“You play basketball, you play football — it doesn’t work when you say you ‘play wrestling.’” So sayeth Wayne.
Who’s Wayne? That would be Wayne Branstetter, the winningest coach in the history of California prep wrestling, a man whose program is held in awe by the folkstyle-wrestling cognoscenti. Poway High School is Wayne’s World.
When discussion turns to sports dynasties, certain sports and teams come to mind. Big-time team sports — baseball, basketball, football, sometimes hockey — predominate. Big-city pros and their de facto cousins at mega-universities make the headlines: the New York Yankees, UCLA basketball. No surprises there. But right here in San Diego County, there’s an athletic dynasty that can more than hold its own, even when measured against the usual suspects.
On a sunny, dry, slightly crisp late-December day, I drive up Espola Road, past a succession of upscale horse properties, to Poway High. It’s here, in a leafy, tony neighborhood next to the Poway Center for the Performing Arts, that high-school wrestling reaches its apex, not only in California, but, some would argue, in the nation.
The Perry L. Munday Wrestling Center, named for its physician benefactor, sits at the back of campus near the football field. A long building hewn from gray concrete blocks, it’s a shrine of sorts, walls festooned with plaques and awards. While waiting to interview Coach Branstetter after practice, I stand in the foyer, counting wrestlers on the Poway Titan Wall of Fame. I tally 107 guys, starting with Rick Fileman, a 1975 grad, and ending with Victor Lopez, class of 2013. In between are a panoply of California Interscholastic Federation (CIF) Masters, State, and Reno Tournament of Champions (TOC) titles and placings.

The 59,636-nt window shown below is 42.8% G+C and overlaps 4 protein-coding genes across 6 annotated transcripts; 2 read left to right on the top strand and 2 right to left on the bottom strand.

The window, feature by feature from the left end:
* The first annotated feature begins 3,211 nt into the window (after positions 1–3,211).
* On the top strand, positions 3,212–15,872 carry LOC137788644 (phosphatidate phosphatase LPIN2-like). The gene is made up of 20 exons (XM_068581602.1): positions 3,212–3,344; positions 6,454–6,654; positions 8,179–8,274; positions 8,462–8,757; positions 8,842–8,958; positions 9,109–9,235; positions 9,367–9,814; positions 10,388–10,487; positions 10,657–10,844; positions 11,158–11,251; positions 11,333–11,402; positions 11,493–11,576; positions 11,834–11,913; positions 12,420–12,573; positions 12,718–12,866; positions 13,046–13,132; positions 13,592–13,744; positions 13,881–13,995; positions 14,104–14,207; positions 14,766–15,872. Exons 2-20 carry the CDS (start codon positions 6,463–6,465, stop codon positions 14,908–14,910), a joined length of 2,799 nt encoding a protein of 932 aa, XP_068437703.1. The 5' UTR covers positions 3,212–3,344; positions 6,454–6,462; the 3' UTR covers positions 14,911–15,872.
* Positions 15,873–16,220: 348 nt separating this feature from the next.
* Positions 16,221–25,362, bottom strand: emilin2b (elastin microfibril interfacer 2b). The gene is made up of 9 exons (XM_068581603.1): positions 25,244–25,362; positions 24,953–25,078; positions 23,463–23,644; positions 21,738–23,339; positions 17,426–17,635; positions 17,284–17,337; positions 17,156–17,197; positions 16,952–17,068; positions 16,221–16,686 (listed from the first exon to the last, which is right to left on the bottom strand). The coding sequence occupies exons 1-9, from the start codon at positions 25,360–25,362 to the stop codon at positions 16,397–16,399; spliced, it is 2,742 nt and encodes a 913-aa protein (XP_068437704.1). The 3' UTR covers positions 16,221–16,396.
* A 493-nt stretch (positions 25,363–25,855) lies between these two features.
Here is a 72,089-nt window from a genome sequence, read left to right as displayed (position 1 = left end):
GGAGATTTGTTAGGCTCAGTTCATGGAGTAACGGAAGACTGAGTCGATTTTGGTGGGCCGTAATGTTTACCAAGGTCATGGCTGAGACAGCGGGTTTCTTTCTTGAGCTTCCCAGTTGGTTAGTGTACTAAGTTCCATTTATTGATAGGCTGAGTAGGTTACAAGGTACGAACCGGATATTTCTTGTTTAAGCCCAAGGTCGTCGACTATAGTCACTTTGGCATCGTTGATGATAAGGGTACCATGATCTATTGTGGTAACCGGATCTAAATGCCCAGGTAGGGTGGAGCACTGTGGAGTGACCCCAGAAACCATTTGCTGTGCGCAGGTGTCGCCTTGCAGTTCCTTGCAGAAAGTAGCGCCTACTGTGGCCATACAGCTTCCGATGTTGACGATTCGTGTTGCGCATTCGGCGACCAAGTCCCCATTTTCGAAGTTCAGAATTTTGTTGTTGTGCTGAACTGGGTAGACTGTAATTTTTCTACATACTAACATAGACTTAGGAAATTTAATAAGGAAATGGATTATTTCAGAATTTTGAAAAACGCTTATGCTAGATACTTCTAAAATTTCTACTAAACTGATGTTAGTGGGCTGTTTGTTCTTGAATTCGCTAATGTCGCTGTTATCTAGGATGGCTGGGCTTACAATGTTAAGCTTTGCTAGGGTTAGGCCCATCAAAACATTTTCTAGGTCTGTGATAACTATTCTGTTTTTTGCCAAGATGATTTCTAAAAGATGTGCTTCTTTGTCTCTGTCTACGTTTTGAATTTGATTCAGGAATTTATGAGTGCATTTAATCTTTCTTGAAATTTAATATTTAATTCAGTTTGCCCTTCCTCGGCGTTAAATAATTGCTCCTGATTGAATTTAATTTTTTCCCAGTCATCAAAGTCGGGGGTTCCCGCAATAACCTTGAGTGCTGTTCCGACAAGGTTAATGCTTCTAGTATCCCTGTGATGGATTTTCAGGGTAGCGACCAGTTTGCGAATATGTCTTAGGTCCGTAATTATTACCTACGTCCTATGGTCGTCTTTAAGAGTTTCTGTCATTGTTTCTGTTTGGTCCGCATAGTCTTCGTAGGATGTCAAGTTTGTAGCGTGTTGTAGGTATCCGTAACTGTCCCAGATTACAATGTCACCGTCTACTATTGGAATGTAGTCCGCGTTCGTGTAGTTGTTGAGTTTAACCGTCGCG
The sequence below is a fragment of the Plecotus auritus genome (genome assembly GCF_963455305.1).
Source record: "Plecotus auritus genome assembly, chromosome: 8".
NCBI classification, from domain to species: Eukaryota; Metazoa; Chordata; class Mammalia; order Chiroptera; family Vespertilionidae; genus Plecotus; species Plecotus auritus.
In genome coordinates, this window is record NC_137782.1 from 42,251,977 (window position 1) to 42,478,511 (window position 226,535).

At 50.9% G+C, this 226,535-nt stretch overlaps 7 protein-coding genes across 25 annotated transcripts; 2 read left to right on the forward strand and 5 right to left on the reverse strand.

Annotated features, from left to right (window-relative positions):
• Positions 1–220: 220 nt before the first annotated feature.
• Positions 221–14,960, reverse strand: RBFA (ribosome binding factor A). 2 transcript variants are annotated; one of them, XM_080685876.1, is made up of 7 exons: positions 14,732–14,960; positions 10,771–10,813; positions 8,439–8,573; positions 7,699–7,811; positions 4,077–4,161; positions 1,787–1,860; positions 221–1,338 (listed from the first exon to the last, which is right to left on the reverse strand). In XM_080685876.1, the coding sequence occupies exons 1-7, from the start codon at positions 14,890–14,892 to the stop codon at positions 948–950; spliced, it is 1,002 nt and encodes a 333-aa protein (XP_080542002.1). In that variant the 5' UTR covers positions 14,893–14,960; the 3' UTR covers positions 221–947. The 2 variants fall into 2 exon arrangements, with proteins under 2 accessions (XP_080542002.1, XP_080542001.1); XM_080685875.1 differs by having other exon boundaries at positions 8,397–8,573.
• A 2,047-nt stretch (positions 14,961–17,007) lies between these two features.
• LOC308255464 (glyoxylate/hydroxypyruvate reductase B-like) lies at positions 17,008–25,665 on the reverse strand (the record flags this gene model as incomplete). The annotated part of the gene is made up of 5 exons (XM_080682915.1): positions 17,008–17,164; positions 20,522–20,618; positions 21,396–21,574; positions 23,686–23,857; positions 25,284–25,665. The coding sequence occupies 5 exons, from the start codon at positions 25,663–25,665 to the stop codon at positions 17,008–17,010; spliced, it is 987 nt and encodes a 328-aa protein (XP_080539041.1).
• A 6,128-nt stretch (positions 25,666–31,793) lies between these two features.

From the gym proper, a hoarse voice: “Stuff it! Heavy hands, heavy hands.” Clusters of wrestlers listen, then break away to square off in pairs. I peer inside; practice is running late. Surveying the kids grappling on the Munday mats, I’m struck by the diversity of the wrestlers. They range from short, baby-faced kids with nary a visible muscle to a couple of super-sized behemoths who wouldn’t look out of place on a college gridiron roster. When I gingerly step inside, I’m greeted with the smell of sweat, which all but drowns out the scent of perfume wafting from the wrestling moms who stand gabbing and beaming. On the mats, the intensity picks up: a whistle sounds, signaling a one-minute conditioning drill: 60 seconds of frenzied mini-match, where the object is to pin your opponent more times than he can pin you. Just as time runs out, one battle catches my eye. It’s a shorter (but presumably no lighter) kid slamming his taller opponent onto the mat with a thud. Face-down, the tall kid pretends to be hurt, then rises to his feet and gives his partner a grudging high-five.
The first question I ask Wayne Branstetter is “What makes a great wrestler?”